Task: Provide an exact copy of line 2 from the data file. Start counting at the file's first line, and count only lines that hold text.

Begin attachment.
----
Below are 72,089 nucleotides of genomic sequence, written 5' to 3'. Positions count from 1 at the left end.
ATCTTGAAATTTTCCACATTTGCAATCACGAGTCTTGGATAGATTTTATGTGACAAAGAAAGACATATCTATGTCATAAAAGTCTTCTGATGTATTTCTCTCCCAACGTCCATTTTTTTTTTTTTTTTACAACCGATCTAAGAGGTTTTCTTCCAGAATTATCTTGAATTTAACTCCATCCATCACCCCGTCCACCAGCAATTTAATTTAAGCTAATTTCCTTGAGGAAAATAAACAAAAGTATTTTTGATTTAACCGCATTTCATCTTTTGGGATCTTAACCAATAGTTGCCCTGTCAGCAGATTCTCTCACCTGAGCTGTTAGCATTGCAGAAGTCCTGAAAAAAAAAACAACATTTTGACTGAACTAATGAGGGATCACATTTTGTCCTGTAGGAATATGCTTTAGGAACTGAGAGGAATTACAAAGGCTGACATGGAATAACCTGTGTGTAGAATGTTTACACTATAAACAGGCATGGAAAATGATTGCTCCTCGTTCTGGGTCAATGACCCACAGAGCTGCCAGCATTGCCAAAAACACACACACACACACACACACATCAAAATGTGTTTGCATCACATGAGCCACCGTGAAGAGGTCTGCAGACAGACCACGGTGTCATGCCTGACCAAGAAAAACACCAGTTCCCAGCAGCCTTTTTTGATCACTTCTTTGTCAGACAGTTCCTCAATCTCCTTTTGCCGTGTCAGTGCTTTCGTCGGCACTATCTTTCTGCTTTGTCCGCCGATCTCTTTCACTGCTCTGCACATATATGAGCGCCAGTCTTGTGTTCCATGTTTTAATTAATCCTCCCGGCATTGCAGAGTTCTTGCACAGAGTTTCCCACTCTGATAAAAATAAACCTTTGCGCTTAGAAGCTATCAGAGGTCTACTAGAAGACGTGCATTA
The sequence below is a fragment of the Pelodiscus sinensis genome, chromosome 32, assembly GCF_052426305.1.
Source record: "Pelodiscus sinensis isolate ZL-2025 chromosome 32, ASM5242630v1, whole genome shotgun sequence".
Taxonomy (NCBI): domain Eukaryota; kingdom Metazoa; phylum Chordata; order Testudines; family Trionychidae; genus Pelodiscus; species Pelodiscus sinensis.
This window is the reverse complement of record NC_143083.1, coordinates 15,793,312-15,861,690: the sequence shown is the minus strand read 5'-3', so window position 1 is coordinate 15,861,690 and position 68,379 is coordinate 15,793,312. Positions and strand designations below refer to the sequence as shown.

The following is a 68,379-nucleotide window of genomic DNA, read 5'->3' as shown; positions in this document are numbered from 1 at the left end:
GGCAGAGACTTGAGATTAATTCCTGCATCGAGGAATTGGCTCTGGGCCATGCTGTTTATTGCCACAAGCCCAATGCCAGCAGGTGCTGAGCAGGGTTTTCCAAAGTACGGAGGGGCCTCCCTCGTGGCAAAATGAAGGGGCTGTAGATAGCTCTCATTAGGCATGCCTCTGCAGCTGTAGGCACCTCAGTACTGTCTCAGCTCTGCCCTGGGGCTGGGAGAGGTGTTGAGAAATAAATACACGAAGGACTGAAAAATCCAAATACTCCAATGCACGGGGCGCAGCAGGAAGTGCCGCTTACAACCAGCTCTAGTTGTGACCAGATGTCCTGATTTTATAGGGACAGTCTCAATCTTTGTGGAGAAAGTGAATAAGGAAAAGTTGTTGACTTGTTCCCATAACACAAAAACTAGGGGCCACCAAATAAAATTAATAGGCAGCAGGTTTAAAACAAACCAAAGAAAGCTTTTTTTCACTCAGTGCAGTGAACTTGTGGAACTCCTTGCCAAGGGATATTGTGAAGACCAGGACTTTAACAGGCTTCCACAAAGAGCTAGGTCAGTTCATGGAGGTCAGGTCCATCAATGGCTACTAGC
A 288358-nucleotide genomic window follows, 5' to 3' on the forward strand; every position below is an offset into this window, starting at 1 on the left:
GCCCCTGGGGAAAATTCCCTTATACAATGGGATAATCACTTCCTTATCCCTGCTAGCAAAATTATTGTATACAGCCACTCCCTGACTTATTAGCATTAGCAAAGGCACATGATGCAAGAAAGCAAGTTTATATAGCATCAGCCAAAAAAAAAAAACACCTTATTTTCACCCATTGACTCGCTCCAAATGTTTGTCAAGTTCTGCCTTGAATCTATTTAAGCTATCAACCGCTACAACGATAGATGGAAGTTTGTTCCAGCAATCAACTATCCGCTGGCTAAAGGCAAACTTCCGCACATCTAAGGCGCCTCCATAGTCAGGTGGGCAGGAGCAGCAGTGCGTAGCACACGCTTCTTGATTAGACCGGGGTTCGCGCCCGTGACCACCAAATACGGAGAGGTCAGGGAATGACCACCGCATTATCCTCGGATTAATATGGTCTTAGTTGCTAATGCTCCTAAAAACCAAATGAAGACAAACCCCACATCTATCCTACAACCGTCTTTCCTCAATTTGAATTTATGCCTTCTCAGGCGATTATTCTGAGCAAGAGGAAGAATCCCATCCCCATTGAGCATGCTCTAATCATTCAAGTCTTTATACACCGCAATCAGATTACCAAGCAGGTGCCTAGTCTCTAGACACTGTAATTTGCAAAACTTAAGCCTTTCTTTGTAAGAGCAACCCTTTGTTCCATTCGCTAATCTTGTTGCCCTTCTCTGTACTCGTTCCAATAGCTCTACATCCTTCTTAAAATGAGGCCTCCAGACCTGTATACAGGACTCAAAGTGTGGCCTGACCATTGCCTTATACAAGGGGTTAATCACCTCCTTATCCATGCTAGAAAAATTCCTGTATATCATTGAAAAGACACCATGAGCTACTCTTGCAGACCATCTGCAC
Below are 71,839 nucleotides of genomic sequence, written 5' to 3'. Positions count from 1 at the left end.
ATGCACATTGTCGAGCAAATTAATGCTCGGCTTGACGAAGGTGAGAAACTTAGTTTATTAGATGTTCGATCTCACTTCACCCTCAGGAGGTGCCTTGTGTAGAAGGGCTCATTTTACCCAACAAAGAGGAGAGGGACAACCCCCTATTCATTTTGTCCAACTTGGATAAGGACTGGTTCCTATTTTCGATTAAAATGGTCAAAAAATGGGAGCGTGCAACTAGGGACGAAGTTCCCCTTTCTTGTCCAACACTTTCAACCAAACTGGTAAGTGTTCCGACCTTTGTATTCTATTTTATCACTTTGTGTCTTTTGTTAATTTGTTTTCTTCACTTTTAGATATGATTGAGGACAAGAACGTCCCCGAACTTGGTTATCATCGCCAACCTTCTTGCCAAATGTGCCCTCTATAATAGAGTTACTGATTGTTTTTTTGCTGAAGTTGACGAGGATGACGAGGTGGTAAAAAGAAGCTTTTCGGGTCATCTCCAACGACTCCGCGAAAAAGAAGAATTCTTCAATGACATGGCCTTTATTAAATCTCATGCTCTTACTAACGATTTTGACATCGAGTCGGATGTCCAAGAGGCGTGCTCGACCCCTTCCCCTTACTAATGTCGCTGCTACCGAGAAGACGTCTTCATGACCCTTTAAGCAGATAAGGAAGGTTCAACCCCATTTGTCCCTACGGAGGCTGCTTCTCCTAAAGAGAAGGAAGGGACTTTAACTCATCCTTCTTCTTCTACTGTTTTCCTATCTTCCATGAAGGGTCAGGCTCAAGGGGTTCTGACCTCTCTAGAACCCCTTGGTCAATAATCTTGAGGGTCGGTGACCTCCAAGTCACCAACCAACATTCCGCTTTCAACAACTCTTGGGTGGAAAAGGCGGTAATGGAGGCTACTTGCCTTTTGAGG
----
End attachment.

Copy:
ATCTTGAAATTTTCCACATTTGCAATCACGAGTCTTGGATAGATTTTATGTGACAAAGAAAGACATATCTATGTCATAAAAGTCTTCTGATGTATTTCTCTCCCAACGTCCATTTTTTTTTTTTTTTTACAACCGATCTAAGAGGTTTTCTTCCAGAATTATCTTGAATTTAACTCCATCCATCACCCCGTCCACCAGCAATTTAATTTAAGCTAATTTCCTTGAGGAAAATAAACAAAAGTATTTTTGATTTAACCGCATTTCATCTTTTGGGATCTTAACCAATAGTTGCCCTGTCAGCAGATTCTCTCACCTGAGCTGTTAGCATTGCAGAAGTCCTGAAAAAAAAAACAACATTTTGACTGAACTAATGAGGGATCACATTTTGTCCTGTAGGAATATGCTTTAGGAACTGAGAGGAATTACAAAGGCTGACATGGAATAACCTGTGTGTAGAATGTTTACACTATAAACAGGCATGGAAAATGATTGCTCCTCGTTCTGGGTCAATGACCCACAGAGCTGCCAGCATTGCCAAAAACACACACACACACACACACACATCAAAATGTGTTTGCATCACATGAGCCACCGTGAAGAGGTCTGCAGACAGACCACGGTGTCATGCCTGACCAAGAAAAACACCAGTTCCCAGCAGCCTTTTTTGATCACTTCTTTGTCAGACAGTTCCTCAATCTCCTTTTGCCGTGTCAGTGCTTTCGTCGGCACTATCTTTCTGCTTTGTCCGCCGATCTCTTTCACTGCTCTGCACATATATGAGCGCCAGTCTTGTGTTCCATGTTTTAATTAATCCTCCCGGCATTGCAGAGTTCTTGCACAGAGTTTCCCACTCTGATAAAAATAAACCTTTGCGCTTAGAAGCTATCAGAGGTCTACTAGAAGACGTGCATTA